Photo/Illutration Prime Minister Fumio Kishida, left, returns to his seat after delivering an address during a ceremony marking the 50th anniversary of Okinawa’s return to Japan’s sovereignty in Ginowan, Okinawa Prefecture, on May 15. Seen next to Kishida is Okinawa Governor Denny Tamaki. (Koichi Ueda)

GINOWAN, Okinawa Prefecture--Okinawa Governor Denny Tamaki put his dispute with Prime Minister Fumio Kishida on hold at a ceremony marking the 50th year of the prefecture’s return to Japanese sovereignty from U.S. military rule.

At the May 15 ceremony here, Tamaki’s speech did not mention the contentious issue of relocating the U.S. Marine Corps Air Station Futenma from Ginowan to the Henoko district of Nago in the prefecture.

“I will tackle issues that have not been addressed 50 years after the reversion,” Tamaki told reporters after the ceremony. “I am determined to fulfill my duty as governor while listening to the public.”

His decision not to highlight his confrontation with the central government may reflect the changing attitudes in the prefecture.

Since Okinawa’s return to Japanese sovereignty in 1972, the southernmost prefecture has been forced to bear the burden of hosting the bulk of U.S. military facilities in Japan, an approach consistently taken by each Liberal Democratic Party administration.

Okinawa’s battle to reduce the U.S. military presence has continued for decades, but the mood in the prefecture has now shifted, and a sense of resignation appears to be taking hold.

Thirty-eight percent of Okinawa voters cited promotion of local economy as the top priority issue for the prefecture, surpassing 26 percent who picked the U.S. base issue, according to a recent survey by The Asahi Shimbun and two other media companies.

Tamaki faces re-election in September. He no longer has the solid footing that he enjoyed four years ago when both progressive and conservative voters rallied behind him and his opposition to the U.S. base relocation plan.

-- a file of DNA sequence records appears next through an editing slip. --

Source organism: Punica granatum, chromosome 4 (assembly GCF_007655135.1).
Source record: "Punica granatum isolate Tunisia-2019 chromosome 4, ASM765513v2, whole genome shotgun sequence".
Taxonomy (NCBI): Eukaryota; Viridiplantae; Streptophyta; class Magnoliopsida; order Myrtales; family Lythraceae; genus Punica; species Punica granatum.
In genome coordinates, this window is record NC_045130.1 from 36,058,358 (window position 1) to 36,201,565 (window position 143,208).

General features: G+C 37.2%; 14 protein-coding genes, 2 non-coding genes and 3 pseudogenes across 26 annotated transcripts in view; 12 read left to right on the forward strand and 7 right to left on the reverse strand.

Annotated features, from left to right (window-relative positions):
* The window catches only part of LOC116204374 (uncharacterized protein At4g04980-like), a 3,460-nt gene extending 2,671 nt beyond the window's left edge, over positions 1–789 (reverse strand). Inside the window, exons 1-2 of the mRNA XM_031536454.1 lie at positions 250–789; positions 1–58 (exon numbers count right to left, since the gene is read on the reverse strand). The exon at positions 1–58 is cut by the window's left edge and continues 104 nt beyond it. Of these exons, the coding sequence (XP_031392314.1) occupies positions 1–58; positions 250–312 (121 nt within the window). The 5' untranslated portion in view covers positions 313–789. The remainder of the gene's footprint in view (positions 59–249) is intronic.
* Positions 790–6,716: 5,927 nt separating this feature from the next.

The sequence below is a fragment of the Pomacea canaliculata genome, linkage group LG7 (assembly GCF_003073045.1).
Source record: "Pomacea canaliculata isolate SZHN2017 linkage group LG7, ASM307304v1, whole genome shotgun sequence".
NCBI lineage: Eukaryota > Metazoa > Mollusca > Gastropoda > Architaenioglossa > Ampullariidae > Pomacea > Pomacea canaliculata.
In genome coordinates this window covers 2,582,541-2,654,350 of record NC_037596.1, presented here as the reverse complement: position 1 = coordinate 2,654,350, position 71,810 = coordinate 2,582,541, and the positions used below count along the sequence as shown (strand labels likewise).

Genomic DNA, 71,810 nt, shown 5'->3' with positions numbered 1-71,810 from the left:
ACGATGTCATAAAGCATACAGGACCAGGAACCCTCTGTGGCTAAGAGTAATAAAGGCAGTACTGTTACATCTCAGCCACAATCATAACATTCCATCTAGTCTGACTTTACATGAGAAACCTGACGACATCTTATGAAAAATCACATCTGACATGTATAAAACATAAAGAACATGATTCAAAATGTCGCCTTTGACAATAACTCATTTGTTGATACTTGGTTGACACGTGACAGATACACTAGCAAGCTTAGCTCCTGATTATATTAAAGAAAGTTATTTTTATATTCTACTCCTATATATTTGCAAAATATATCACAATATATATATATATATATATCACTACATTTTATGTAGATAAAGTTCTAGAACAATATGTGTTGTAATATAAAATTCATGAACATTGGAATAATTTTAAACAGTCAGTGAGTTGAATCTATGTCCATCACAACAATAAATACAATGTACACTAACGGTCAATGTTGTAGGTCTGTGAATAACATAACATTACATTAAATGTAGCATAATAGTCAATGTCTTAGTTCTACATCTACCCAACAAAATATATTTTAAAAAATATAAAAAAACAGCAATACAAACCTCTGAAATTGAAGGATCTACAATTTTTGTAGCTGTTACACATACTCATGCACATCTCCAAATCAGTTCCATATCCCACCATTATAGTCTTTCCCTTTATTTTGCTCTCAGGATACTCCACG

Recent international events have also heightened Japanese feelings that U.S. military bases here are needed for the country’s security, surveys showed.

China has intensified its maritime activities in waters near the Japan-owned Senkaku Islands in the East China Sea. And Russia, a nuclear-power neighbor of Japan, invaded Ukraine in February.

The Japanese government is increasingly convinced that strengthening its alliance with the United States is the overriding priority in ensuring its security under the current circumstances.

Defense Minister Nobuo Kishi and his U.S. counterpart, Lloyd Austin, earlier this month reaffirmed at the Pentagon that the two allies will continue to work together over the relocation of the Futenma air station.


Asked about the relocation issue by reporters after the May 15 ceremony, Kishida repeated his predecessors’ stance concerning the closure of the Futenma air station in densely populated Ginowan.

“We have explained to Okinawans that the relocation is the only viable solution and have been seeking their understanding,” Kishida said.

In his speech at the ceremony, he gave a fresh pledge that his government will work hard to curtail Okinawa’s burden of hosting U.S. military bases.